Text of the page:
Hope for the future.

My students are taking a test –  as in this very moment –   I forgot to remind them that they might want to pick up a straight edge for one of the graphing problems on the test.   It is very quiet as they diligently work from one problem to the next.  But A. just got up and went over to pick up a straightedge – obviously she was the first to get to the graphing problem.  But she did not just pick up a straightedge for herself – she got one for each of her classmates and delivered them to their desks.   Yes it is a small class,  and yes A. is a particularly bright student, but sill,  in the fairly competitive environment that exists at our school,  it is reassuring to observe  a thoughtful act like this in the middle of the test.   Obviously, A’s mother brought her up right 🙂  

Many years ago when I lived in NH and coached the cycling team we went to a race at the Louden race track.   The track is a 1/3 of a mile so it was common that the strong riders would lap the weaker ones.    One cyclist, in particular was outstanding, and he lapped the entire field of riders.   At one point in the race  he came upon a cyclist whose chain had fallen off the sprocket.    He got off of his bike and helped the younger cyclist get his chain back in order and then resumed the race, cruising to a victory.    Critics said that he was showing off, but I think that it was a genuine act of kindness – the kind of thing that one remembers after all these years..   it looks like A. has just achieved that same level of admiration in my book – one more story to recall when I am retired, sitting at the helm of my boat off of the coast of Maine, grateful for my family, for  the environment that I am in and  for all of the wonderful people I have met over the years…


2 comments on “Hope for the future.

  1. marymaryone says:

    It sure gives one hope for the future to hear stories like this. Sounds like you are longing for those retirement days:)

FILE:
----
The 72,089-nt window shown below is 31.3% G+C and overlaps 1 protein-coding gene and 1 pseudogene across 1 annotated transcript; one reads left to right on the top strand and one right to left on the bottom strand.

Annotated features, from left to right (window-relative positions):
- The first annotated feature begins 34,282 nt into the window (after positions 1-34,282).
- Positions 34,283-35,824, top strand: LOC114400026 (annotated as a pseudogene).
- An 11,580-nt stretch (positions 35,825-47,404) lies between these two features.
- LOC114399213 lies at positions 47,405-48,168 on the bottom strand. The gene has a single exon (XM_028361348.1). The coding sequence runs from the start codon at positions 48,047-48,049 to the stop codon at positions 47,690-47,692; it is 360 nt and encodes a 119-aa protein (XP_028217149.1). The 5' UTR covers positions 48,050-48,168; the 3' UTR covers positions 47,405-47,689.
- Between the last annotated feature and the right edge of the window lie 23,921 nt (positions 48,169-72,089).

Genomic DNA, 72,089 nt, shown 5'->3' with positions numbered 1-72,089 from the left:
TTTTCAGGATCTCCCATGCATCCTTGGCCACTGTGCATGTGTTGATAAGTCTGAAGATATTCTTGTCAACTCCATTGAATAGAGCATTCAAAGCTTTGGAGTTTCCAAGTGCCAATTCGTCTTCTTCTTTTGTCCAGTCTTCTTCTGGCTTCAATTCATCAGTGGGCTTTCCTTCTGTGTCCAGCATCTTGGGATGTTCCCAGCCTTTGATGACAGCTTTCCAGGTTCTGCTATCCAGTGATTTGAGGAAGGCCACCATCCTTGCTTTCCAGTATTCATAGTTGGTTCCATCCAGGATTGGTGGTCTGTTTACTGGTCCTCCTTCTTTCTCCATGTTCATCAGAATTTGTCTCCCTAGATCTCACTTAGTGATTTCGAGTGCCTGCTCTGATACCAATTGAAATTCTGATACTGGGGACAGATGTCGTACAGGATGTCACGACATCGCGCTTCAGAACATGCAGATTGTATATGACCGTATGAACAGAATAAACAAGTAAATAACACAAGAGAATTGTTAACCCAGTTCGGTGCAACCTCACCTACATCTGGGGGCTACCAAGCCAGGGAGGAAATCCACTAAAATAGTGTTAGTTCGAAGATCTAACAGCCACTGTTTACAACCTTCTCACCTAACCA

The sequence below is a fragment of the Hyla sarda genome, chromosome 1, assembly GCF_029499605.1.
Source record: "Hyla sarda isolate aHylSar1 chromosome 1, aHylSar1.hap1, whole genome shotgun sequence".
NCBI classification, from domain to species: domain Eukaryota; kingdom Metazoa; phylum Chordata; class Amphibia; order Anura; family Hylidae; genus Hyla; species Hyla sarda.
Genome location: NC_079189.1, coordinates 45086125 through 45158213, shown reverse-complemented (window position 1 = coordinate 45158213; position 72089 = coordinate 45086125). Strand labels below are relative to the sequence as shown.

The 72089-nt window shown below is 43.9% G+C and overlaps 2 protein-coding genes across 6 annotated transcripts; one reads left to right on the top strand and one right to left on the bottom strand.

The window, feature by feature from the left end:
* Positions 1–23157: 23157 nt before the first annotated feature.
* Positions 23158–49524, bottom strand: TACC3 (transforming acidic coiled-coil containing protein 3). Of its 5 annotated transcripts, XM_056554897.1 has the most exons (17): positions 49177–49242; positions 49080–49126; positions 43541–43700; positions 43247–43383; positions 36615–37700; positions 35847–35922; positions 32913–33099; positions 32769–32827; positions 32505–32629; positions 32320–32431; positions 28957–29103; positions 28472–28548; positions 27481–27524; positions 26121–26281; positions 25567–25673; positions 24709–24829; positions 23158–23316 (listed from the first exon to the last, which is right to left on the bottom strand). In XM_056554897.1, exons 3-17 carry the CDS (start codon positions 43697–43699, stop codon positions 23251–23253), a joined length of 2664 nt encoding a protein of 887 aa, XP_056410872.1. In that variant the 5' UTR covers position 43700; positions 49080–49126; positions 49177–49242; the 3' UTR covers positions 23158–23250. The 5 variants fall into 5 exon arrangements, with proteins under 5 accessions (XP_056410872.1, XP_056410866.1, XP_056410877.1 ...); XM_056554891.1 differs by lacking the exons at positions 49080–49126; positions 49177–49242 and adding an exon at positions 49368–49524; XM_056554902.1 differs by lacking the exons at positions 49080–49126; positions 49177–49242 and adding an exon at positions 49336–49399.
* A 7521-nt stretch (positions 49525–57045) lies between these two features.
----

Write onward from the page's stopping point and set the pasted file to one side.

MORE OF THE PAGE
• lifeat6mph says:

      glad you enjoyed the story.. As for retirement, I certainly don’t view it like my parents’ generation did – no sitting around watching TV and playing pinachle! ( well, perhaps some pinachle on a rainy day here and then) in fact I imagine working with my hands – carpentry, woodworking, boatbuilding – as long as I am able. But the more technology invades the classroom, the less comfortable I am in the classroom. I love the internet – following blogs of folks who are doing some very interesting things with their lives, and I used to really enjoy computer programing back in college, but I have come to realize that education does not need to be nearly as expensive as and complicated as we are being forced to believe. A few great books, some paper and a bunch of pencils, a compass and a straight edge and protractor are all that a truly inquisitive mind needs, at least in the early stages of education – as in the first 10 years 🙂 the irony of education, as I see it, is that the very creativity and imagination that inspired the computing age is now being stifled by the omnipresent technology that has become a part of our students’ lives.. that is probably a much bigger response than you anticipated! retirement will be ok when it arrives 🙂

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